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Many patients require nursing care when they least expect it, more predictable is the fact that in the future an increasing number of people will be reliant on care, and many of them will also suffer from dementia. Currently there are around 2.5 million people living in Germany who are in need of care. By 2030, the number is expected to increase to 3.4 million. As a result, forward-thinking hospitals are already making provisions.
For example, the healthcare organisation Vest-Klinikverbund in North Rhine-Westphalia is currently equipping its newly built and renovated hospitals with AAL technologies by Hager. Ambient Assisted Living (AAL) solutions help nursing staff by allowing them to focus more on their actual job. For the hospitals, they are an important mark of quality and a way of differentiating themselves in the healthcare market. Plus, they allow dementia patients to move more freely around the building without putting themselves or others in danger.
At some of the organisation’s hospitals, e.g. the Knappschaftskrankenhaus Recklinghausen and the Paracelsus-Klinik Marl, patients will be able to rely on a special service in future: The hospitals’ ‘comfort rooms’ are fitted with the disorientation protection system my.connect, produced by a Hager subsidiary Locate Solution.
The system is based on a combination of RFID chips and long-range readers that inform nursing staff as soon as a disoriented patient leaves the protected hospital area. “Our comfort rooms are not used by patients with orientation or dementia problems only,” explains Dennis Knoop, head of strategic IT at Klinikum Vest GmbH, “… the AAL technologies by Hager are pre-installed, so we can make them available at any time to patients who need AAL support.”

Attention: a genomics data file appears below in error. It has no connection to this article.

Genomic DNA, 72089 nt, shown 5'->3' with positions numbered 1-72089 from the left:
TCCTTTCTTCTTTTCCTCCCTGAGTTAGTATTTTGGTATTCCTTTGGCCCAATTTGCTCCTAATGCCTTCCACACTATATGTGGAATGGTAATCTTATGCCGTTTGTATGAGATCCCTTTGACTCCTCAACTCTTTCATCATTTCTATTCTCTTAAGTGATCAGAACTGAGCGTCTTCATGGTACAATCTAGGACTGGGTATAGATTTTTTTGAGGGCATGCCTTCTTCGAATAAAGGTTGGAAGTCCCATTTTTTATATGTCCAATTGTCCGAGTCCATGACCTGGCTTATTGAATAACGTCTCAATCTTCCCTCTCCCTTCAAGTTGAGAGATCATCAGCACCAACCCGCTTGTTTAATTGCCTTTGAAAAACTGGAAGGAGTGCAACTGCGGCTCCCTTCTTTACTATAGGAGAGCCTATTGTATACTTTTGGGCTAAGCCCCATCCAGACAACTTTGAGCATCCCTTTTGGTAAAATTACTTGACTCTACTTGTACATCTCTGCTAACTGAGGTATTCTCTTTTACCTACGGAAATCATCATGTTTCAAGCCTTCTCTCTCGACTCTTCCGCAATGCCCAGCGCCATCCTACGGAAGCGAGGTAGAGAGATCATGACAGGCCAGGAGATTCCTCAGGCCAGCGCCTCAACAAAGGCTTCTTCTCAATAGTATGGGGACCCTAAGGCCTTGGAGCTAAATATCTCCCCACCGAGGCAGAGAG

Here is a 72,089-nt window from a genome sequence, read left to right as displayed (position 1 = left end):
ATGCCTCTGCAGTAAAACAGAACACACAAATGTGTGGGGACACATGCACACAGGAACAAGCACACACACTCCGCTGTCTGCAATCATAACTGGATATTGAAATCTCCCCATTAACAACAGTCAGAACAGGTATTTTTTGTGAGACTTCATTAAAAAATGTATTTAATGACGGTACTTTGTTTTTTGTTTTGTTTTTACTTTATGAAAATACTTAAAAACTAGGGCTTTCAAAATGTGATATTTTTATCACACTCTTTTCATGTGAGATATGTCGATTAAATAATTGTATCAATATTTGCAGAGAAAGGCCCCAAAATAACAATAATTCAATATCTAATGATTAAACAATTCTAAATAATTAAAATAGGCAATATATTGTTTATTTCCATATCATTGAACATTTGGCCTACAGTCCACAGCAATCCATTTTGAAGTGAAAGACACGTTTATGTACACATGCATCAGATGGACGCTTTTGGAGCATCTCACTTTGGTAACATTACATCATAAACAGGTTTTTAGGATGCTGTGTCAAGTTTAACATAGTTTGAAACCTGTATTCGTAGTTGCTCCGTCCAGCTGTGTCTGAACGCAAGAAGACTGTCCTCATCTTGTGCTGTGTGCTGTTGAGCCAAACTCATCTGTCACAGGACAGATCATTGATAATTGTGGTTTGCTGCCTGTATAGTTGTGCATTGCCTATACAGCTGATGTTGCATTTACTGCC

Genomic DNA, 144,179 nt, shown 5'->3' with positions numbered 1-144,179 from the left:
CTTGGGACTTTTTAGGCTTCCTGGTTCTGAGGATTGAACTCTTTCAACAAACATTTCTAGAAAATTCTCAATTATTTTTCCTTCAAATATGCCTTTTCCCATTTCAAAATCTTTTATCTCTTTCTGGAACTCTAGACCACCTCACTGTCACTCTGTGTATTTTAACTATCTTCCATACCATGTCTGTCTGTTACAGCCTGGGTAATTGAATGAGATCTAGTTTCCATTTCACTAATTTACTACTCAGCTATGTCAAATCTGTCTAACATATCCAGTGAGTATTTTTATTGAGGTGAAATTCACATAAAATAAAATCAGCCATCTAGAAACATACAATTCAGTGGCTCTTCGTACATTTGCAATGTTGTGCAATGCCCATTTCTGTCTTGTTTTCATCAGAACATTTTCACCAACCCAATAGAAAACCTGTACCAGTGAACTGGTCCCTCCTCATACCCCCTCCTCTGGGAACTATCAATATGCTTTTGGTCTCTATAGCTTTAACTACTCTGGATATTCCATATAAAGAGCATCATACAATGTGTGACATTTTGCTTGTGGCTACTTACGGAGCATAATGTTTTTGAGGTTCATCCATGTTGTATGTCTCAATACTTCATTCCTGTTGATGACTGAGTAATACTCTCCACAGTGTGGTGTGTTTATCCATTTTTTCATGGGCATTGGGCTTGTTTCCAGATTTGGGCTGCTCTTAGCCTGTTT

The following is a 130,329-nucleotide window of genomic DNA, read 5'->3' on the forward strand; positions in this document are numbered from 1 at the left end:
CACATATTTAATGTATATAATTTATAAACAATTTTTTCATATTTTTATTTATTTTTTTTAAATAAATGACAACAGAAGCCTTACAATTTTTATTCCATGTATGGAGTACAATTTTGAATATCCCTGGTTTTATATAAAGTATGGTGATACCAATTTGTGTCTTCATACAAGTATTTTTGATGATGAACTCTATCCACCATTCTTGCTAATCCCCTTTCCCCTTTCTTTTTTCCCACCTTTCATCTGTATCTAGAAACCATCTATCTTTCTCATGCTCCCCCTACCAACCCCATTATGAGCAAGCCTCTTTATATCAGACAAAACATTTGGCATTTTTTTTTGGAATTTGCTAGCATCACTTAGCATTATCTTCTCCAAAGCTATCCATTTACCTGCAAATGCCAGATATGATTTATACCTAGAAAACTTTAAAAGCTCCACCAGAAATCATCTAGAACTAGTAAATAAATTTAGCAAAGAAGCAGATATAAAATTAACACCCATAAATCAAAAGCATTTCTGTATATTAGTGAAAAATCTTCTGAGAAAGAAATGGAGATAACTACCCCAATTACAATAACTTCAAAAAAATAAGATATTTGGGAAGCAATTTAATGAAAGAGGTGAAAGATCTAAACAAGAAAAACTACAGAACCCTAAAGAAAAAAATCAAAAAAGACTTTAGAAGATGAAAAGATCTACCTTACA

As well as the two aforementioned hospitals, two further buildings at the Klinikum Westfalen hospital will be equipped with AAL technology, and it will later be rolled out to other locations. “Given that it is currently difficult to find quality nursing staff, our systems make life significantly easier for existing nurses,” says Stephan Kreutzer, Head of Business Development AAL at Hager Group. Instead of always being busy with supervisory tasks, staff can spend more time caring for the patients and tending to their actual needs. “Intelligent AAL technologies are not about using more equipment; they are about providing more personal care and individual support. This is exactly what patients and staff need.”